Logo close icon

Middlesex at centre of thinking on gender and nationalism

Gender and nationalism will be put in the spotlight by Middlesex University, as it hosts a conference tackling the relationship between these two important subjects.

The two-day event, hosted by Middlesex's School of Law, and Department of Criminology and Sociology, will take the lead in bringing together and exploring new research. This includes a new Middlesex University study (funded by the British Academy) looking at women's support for, and membership of, nationalist organisations in the UK.

Conference organiser Dr Jon Mulholland said: "Though there is increasing recognition of the inherently gendered nature of nationalism as an ideology and practice, social scientific understandings lag behind current developments in this area. This conference seeks to help change that."

The Middlesex contingent will be joined by delegates from every continent, as they unpick issues connecting gender and nationalism. Topics including war, immigration, art, sexuality, education and militarism will be discussed and debated through a number of plenary and break-out sessions.

The University of Pittsburgh's Kathleen Blee, who has previously conducted research into women in the Ku Klux Klan, will be delivering a plenary session on 'The Past, Present, and Future of Scholarship on Gender and the Far Right'. The University of East London's Professors Floya Anthias and Nira Yuval-Davis will also present on 'Beyond Gender and Nation'.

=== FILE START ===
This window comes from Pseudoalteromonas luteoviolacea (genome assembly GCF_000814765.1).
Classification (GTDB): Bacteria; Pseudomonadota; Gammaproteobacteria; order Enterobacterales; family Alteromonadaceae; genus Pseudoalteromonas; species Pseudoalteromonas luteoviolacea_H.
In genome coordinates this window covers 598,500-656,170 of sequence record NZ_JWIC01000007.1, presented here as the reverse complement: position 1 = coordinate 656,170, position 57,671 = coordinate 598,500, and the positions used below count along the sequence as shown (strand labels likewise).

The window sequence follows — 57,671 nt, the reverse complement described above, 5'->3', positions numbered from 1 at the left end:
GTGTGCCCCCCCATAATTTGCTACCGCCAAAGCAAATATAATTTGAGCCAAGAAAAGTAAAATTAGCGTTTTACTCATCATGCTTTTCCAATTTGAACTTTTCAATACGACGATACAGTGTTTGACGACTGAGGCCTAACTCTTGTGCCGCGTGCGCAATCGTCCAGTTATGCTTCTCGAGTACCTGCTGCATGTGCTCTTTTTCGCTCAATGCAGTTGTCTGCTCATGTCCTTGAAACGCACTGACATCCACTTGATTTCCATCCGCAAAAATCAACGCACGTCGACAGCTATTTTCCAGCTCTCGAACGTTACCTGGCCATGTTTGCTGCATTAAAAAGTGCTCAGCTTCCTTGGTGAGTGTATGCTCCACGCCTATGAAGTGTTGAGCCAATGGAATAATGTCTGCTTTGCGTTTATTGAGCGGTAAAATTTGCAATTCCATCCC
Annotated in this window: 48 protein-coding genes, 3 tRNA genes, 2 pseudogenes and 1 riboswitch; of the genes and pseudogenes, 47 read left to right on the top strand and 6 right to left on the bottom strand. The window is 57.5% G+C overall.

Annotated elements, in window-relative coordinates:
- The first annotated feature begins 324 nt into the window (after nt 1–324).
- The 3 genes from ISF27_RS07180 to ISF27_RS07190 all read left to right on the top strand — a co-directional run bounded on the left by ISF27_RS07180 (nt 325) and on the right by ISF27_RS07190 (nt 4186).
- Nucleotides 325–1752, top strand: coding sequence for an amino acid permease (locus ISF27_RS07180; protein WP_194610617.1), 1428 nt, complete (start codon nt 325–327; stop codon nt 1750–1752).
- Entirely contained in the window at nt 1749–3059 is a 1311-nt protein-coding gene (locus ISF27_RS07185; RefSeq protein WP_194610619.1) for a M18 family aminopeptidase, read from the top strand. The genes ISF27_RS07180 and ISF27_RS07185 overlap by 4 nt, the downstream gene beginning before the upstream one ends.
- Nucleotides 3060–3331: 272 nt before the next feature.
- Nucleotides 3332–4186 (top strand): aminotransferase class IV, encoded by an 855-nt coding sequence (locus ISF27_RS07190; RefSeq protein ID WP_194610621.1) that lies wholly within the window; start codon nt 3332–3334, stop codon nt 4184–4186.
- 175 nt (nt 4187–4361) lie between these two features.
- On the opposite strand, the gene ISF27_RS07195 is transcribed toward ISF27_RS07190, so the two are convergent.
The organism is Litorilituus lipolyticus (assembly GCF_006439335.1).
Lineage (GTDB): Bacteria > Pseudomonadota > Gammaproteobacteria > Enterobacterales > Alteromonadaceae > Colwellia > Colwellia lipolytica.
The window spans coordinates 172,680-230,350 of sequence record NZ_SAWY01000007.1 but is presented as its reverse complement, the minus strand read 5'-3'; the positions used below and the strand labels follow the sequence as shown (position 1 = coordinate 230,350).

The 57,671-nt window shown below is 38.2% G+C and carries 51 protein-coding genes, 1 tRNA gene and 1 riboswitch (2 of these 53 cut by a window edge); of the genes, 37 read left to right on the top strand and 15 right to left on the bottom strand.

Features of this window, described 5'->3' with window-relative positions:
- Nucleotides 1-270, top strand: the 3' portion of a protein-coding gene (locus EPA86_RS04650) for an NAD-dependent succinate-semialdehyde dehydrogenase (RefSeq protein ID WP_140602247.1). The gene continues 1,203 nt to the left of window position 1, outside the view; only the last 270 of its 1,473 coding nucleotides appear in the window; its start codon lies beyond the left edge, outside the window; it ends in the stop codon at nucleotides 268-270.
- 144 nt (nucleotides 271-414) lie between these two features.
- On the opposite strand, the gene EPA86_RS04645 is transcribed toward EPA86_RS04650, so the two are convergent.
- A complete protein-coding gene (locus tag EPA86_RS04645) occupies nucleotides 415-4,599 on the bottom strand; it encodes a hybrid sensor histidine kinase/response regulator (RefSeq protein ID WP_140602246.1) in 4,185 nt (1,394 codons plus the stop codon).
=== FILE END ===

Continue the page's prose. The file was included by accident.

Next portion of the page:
Middlesex University trio Dr Jon Mulholland, Dr Erin Sanders-McDonagh and Dr. Nicola Montagna will be showcasing their preliminary findings on women's involvement in nationalist movements in the UK. The team interviewed female supporters and members of organisations including the British National Party, the English Defence League and the UK Independence Party. The final findings are due to be published in December 2014.

Dr Mulholland said: "We have seen the rise of far right parties across Europe, and we wanted to better our understanding of the kind of activists and members these parties are attracting in the context of the UK.

"This conference will bring together new and existing thinking on gender and nationalism. This is very much an international question, and I'm delighted that we will be welcoming colleagues from across the globe. The School of Law, and the Department of Criminology and Sociology,  have a truly international perspective, so it's important to be sharing ideas across national and continental borders."

In this section

Back to top